An informal network of grafting experts to help the communities to conserve and utilize wild-aromatic pickle mango (Mangifera indica) diversity in the Central Western Ghats, India
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Vasudeva, R.; Reddy, B.M.C.; Sthapit, B.; Rao, V.R. (2015) An informal network of grafting experts to help the communities to conserve and utilize wild-aromatic pickle mango (Mangifera indica) diversity in the Central Western Ghats, India. In XXIX International Horticultural Congress on Horticulture: Sustaining Lives, Livelihoods and Landscapes (IHC2014): IV International Symposium on Plant Genetic Resources. (Jaenicke, H. et al. (eds.)) Acta Horticulturae no. 1101 p. 63-68 ISSN: 0567-7572
Permanent link to this item: http://hdl.handle.net/10568/69256
Internet URL: http://www.ishs.org/ishs-article/1101_10
Wild-aromatic Pickle Mango (WPM) is a delicacy and an essential part of traditional culture of forest dwelling communities in the Western Ghats, India. This distinctive type of mango is sour and bitter with very unique and variable aromas. Harvested from the wild for household consumption and for sale in the central Western Ghats, India, it is a commodity of commerce. It is a major source of income for the rural farmers who are still dependent on the collection of WPM from the forest areas. Some individual households have obtained nearly INR45,000 (about US$ 700) by collection and sale of the WPM either collected from the forest or from their farms. For decades, farmers of the central Western Ghats have been experimenting with identifying and grafting WPM from the wild and ultimately verifying their performance on farm. However, several WPM types are still in the wild and their valuable diversity is shrinking because of harvesting. Network of grafting experts is a locally innovated system wherein a group of experts form an association and offer themselves to work in the farmersRSQUO field to graft rare and valuable WPM varieties. Through this network, farmers were able to collectively identify hundreds of varieties of pickle mangoes that exist in the forest. Overtime, this process has evolved from a social activity to an informal network of expert grafters who offer their expertise in grafting and maintaining pickle mangoes. In the process, hundreds of rare varieties have been conserved. It has the potential to enhance human and social capitals by capacity building, mobilizing awareness and contributing to the conservation of the species. We share the results of a unique initiative undertaken in the central Western Ghats to save these rare mango types.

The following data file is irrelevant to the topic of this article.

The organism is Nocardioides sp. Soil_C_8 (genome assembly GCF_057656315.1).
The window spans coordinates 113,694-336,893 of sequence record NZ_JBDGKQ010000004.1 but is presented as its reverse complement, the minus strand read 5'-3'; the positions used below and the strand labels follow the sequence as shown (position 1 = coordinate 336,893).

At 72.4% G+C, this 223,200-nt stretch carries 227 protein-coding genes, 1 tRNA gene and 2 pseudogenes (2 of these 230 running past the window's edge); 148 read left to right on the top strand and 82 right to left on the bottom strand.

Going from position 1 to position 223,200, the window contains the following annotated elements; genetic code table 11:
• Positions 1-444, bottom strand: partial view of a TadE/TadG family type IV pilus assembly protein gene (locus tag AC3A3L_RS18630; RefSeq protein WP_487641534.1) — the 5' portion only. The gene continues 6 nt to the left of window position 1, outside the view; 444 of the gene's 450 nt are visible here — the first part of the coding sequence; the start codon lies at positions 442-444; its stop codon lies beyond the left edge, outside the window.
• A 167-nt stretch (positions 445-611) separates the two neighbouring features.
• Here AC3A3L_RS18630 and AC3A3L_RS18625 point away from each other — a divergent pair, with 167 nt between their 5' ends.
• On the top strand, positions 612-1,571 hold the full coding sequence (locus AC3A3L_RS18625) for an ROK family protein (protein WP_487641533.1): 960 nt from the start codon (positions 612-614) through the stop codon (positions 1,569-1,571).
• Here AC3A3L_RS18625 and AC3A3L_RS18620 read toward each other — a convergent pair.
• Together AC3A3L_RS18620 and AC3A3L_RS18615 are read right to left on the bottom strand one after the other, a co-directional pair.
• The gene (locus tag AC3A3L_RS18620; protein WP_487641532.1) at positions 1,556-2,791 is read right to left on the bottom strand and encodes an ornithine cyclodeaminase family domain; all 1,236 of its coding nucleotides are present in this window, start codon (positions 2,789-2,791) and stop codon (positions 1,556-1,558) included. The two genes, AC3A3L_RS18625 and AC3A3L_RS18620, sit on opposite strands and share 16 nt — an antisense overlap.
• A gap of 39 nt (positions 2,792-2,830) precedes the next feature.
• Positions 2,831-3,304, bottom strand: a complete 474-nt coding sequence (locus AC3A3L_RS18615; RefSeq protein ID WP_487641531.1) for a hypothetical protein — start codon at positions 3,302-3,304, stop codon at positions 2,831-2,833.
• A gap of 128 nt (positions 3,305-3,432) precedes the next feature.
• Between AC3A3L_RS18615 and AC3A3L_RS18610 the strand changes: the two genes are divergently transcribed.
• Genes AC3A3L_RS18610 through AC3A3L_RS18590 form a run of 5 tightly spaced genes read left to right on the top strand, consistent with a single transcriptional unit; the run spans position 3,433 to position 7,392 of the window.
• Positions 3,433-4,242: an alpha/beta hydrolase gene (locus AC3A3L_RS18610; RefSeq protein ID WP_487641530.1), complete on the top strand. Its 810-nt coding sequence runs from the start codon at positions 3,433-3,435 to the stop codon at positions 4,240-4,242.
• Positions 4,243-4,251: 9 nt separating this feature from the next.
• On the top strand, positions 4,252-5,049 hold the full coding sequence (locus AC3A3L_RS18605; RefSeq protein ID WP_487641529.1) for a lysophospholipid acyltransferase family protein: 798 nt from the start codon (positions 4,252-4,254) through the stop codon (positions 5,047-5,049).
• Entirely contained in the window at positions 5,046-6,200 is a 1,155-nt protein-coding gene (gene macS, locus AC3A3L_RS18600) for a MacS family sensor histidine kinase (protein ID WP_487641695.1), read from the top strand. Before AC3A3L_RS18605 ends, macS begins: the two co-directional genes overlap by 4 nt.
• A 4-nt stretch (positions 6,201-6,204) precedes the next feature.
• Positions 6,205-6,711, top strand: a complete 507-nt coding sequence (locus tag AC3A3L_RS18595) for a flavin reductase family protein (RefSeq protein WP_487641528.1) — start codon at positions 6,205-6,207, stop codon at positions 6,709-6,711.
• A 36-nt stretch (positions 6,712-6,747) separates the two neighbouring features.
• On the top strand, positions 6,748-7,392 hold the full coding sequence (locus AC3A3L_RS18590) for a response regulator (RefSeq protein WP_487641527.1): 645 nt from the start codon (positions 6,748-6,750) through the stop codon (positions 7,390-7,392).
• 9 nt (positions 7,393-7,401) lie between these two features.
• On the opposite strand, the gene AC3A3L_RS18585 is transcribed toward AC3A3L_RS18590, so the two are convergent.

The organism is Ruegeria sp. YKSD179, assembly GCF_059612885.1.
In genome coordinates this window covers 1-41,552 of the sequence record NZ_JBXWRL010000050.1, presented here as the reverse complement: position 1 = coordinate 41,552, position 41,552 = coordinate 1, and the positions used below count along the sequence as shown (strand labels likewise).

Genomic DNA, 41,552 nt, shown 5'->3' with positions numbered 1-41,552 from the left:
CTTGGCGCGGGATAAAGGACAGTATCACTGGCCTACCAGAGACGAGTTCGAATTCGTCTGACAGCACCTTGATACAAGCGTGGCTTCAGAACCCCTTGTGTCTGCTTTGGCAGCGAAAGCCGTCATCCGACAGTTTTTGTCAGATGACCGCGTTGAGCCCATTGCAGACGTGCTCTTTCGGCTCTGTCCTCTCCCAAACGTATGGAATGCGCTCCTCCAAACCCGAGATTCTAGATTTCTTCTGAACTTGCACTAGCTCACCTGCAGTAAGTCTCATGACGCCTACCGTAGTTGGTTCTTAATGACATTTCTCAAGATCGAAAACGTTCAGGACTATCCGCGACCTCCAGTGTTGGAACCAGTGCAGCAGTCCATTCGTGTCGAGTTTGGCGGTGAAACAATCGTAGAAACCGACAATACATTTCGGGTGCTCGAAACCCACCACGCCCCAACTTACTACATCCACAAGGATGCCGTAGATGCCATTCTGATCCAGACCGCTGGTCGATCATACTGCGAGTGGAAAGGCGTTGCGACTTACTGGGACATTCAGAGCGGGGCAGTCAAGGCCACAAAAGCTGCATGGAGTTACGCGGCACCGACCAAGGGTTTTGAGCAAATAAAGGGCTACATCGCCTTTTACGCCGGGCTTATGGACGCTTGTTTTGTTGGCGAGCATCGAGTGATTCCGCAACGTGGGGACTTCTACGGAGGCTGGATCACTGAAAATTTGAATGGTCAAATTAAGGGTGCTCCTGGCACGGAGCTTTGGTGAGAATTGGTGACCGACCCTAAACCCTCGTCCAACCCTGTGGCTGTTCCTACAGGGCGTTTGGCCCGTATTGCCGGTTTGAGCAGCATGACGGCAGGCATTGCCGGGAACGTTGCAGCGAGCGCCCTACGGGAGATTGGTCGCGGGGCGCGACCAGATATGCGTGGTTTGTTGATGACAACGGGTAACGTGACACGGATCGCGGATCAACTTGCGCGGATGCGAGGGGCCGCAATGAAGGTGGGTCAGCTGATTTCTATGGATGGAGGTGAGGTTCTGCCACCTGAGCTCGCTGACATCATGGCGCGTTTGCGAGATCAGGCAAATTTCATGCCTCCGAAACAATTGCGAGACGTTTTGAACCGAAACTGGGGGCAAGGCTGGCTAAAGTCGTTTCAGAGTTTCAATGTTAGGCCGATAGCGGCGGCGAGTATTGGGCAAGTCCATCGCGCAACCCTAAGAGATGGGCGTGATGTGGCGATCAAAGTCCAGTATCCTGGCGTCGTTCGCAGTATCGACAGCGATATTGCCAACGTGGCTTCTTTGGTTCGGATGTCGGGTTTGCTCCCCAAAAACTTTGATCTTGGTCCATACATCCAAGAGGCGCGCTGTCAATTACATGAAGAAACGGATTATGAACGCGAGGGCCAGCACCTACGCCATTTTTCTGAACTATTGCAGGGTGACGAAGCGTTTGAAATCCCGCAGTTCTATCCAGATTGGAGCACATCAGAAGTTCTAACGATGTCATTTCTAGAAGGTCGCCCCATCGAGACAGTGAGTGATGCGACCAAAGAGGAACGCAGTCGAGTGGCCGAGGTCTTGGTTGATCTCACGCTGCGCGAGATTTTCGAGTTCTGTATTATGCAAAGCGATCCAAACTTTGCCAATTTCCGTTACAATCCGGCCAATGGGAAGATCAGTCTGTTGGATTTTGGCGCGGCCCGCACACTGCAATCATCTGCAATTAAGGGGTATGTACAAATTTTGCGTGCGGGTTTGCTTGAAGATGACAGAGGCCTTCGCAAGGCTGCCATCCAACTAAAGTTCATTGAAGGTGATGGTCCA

Related reference: http://hdl.handle.net/10568/69251